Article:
In the opening chapters of "The Double," Dostoevsky’s 1846 novella of social anxiety, Yakov Petrovich Golyadkin crashes his boss’s party. Walking nervously “through two rows of inquisitive and wondering spectators,” “our hero” finds that
"Yes! every one in the room, all had their eyes fixed upon him, and were listening in a sort of solemn expectation. The men had crowded a little nearer and were all attention. A little further away the ladies were whispering together. The master of the house made his appearance at no great distance from Mr. Golyadkin, and though it was impossible to detect from his expression that he, too, was taking a close and direct interest in Golyadkin … it all made our hero feel that the decisive moment had come for him."
He’s wrong, of course. The other guests are involved in their own conversations, connected with Golyadkin only by proximity—the spotlight on him is completely imaginary. His anxiety beneath it, though, is real. Golyadkin’s voice trembles; tears form in his eyes. Speaking boldly and grandly and a little too loud, he delivers his best attempt at an eloquent speech to the butler who has come to discreetly remove him—and is crushed when no one in his supposed audience reacts. Golyadkin is a paranoid narcissist, believing fearfully and hopefully that he is being watched, and staking the whole of his self-worth on the prospect.
Today, to Internet users, such feelings are all too familiar. Much discussion and criticism has already been devoted to the elevation of personal trivialities by the likes of Twitter, Instagram, and other self-published and self-promoting media; certainly, the immense variety of resources available—and used—for documenting daily life suggests for every social media user an epic as narcissistic as that of which Golyadkin is the “hero.” But the element of paranoia is just as important as that of conceit. We are warned that everything we put online could destroy our careers and relationships; that Google and Amazon read our emails, and so does the NSA. And in a social context, we are constantly visible—at least potentially so—to an entire network of friends and acquaintances, which gives every offhand comment the potential weight and reach of a manifesto. It’s as if we are standing in the center of a roomful of people, but we don’t know where they’re looking, and we can’t help but feel, both excitedly and uneasily, that they may well be looking at us. Paranoid narcissism—the mixed desires and fears of being watched by unknown others—thus defines virtual society, giving rise to numerous related anxieties such as the sense of exposed insignificance and the fear of missing out. And with its self-consciously self-involved hero, who happens to suffer from all of these woes, The Double describes—and aptly explains—the experiential anxieties of modern social media.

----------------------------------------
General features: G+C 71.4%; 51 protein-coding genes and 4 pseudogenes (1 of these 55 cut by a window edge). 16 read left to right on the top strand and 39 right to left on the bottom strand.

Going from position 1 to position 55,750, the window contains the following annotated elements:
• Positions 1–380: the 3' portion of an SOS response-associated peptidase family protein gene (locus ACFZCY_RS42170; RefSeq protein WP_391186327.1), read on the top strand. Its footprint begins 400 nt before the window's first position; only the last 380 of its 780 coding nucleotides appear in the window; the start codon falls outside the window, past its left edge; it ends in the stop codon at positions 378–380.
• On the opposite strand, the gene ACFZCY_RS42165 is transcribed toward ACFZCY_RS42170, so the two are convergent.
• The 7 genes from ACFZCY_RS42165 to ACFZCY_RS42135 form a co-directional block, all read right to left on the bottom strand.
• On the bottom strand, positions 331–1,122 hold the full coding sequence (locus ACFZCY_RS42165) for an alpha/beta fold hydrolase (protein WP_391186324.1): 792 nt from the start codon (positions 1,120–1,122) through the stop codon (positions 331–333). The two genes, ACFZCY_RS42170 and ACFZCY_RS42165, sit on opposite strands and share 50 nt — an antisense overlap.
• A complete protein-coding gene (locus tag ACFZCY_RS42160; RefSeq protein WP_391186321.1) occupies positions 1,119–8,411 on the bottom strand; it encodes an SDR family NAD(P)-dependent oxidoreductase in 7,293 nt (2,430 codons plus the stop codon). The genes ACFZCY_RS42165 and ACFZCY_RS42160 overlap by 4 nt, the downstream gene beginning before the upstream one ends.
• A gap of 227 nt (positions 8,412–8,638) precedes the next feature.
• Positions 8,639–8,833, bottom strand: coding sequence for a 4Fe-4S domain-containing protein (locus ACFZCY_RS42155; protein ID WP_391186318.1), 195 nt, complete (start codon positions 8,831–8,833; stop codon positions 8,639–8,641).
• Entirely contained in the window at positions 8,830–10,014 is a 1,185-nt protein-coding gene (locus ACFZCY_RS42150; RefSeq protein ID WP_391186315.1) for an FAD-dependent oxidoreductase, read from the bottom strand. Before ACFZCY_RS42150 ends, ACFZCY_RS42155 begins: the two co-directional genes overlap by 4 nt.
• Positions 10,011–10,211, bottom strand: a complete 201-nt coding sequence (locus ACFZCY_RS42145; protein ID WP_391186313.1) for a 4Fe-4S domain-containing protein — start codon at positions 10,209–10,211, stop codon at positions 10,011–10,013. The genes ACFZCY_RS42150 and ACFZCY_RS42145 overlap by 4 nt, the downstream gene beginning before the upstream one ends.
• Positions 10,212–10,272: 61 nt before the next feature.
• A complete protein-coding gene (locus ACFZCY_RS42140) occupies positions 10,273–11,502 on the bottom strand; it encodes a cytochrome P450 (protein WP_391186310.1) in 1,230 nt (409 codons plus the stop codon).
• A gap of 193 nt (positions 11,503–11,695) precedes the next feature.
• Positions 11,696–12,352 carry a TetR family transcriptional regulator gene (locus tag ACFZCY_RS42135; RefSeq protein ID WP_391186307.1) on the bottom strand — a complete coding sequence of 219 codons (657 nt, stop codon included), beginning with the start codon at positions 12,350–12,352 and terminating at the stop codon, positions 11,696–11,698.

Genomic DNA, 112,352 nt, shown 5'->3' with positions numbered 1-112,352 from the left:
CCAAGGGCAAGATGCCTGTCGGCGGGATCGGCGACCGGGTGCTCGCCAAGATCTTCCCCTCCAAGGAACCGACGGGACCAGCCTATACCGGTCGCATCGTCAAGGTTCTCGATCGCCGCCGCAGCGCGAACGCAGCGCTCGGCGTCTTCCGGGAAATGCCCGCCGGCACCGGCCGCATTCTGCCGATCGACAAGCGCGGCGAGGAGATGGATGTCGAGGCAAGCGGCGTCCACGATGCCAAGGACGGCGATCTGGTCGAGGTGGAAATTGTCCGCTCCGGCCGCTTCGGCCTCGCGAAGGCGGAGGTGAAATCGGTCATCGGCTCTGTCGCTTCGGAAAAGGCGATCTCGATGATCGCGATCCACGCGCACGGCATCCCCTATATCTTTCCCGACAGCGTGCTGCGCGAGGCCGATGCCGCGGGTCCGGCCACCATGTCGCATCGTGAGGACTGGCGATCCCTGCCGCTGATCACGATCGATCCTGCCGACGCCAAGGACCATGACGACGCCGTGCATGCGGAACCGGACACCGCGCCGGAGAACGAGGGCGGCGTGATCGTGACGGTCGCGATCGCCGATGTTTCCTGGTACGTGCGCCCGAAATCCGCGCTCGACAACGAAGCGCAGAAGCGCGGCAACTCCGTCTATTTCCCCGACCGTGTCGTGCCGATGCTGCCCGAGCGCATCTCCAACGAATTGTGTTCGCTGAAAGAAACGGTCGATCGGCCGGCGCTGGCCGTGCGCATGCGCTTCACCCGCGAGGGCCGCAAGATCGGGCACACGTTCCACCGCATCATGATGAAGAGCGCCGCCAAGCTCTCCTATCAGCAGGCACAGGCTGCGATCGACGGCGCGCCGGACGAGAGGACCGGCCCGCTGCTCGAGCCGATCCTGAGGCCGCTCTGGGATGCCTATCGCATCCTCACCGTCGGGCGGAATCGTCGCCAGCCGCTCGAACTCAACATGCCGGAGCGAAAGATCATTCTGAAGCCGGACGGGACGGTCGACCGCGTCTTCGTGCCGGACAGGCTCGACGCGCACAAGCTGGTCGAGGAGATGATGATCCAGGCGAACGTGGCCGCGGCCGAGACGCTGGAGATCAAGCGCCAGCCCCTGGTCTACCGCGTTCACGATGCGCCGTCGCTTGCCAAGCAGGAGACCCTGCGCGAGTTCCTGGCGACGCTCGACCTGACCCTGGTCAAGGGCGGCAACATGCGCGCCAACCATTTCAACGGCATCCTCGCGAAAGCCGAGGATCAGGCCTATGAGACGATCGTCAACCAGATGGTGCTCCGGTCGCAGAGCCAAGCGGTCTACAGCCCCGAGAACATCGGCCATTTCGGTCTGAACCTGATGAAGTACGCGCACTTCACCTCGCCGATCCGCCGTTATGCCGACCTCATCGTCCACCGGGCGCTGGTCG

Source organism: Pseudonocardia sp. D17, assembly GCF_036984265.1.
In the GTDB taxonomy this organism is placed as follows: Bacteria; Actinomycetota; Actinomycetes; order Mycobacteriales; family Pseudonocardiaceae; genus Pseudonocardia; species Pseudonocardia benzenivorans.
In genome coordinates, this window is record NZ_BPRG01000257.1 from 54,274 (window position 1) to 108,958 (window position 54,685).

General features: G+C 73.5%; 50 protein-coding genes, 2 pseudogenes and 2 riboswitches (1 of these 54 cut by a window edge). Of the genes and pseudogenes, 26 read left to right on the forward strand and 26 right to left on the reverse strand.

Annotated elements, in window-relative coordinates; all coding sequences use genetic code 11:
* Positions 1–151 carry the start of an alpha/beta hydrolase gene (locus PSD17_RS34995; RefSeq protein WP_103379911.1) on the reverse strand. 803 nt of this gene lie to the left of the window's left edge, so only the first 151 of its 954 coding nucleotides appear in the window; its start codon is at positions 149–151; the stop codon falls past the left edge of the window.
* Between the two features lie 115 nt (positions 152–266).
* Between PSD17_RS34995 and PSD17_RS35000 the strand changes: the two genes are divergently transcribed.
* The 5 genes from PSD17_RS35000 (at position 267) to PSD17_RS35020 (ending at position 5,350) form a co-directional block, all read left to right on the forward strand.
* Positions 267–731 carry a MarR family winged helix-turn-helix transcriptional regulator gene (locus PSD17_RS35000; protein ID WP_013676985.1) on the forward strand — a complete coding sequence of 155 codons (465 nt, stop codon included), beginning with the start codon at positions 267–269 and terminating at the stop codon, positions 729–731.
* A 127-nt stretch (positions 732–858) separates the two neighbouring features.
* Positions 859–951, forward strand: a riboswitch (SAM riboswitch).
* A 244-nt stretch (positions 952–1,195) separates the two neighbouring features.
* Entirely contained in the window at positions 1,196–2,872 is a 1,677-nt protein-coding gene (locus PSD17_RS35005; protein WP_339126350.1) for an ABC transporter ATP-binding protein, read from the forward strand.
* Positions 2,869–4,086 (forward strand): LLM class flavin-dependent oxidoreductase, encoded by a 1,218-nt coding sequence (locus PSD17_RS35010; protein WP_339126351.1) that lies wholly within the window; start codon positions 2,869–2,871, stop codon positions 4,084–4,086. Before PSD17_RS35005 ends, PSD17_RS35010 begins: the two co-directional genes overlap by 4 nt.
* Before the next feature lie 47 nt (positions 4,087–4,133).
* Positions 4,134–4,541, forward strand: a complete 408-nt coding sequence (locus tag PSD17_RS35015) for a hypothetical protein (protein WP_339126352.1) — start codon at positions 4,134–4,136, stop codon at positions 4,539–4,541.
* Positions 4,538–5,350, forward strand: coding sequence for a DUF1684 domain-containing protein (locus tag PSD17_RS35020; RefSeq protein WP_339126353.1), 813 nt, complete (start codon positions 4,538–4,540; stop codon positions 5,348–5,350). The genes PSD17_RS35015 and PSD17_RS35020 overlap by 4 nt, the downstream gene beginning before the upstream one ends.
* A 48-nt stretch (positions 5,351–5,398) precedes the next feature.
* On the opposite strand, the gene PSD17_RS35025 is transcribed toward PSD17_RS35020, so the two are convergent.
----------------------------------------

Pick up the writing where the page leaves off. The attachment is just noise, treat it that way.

Set over a three-day period in nineteenth-century St. Petersburg among a fairly unremarkable group of civil servants, The Double deals with a man who meets a man who looks exactly like him, and the trivial, tragic humiliations that result. With no grander goal than to be popular among his coworkers, the protagonist—titular councilor Yakov Petrovich Golyadkin—fits remarkably well within the digital landscape. He may not tweet the dire struggles of his morning commute, but he delights in the idea of playing the hero. Though unburdened by the threat of indiscreet, unguarded uploads, he feels the weight of surveillance: any pleasure he might take in his own performance turns quickly to anxiety as he searches among passersby for people who may know him, “at once assuming a decorous and sedate air when he thought any one was looking at him.” For Golyadkin, as for any composer of funny tweets and pithy statuses, there is effort involved in maintaining an image for the world—and online, under the scrutiny of a hugely expanded community, these efforts become even more exhausting.
Still, with the social world filtered through screens and fiber optics, it can be comforting to fantasize that friends are keeping tabs on us. That is, until that particularly good photo or well-crafted tweet or link shared to catch the interest of a certain interesting person just doesn’t get noticed—not a like, not a comment, not the tiniest tick upwards in our Klout Scores. All of our unanswered, paranoid wonderings—Do they see me? Are they watching? What must they think of me now?—conspire to expose us in our shameful unimportance, driving home first the realization that no one is watching and none of them care, and then the embarrassment of having assumed that they were and they did. Nothing pains Golyadkin more, at the “decisive moment” when he speaks and expects his audience to embrace him, than the fact that the party goes on—that “suddenly the ruthless orchestra, apropos of nothing, struck up a polka. All was lost, all was scattered to the winds.” With a sense of self thus fluctuating between extremes of vanity and humility—from the certainty that everyone must know of your opinion, to the certainty that sharing it was presumptuous and foolish—the social media user’s experience of the Internet is one of being at once utterly visible and utterly insignificant. Golyadkin’s name, which translates roughly to “little naked one,” applies equally well to us.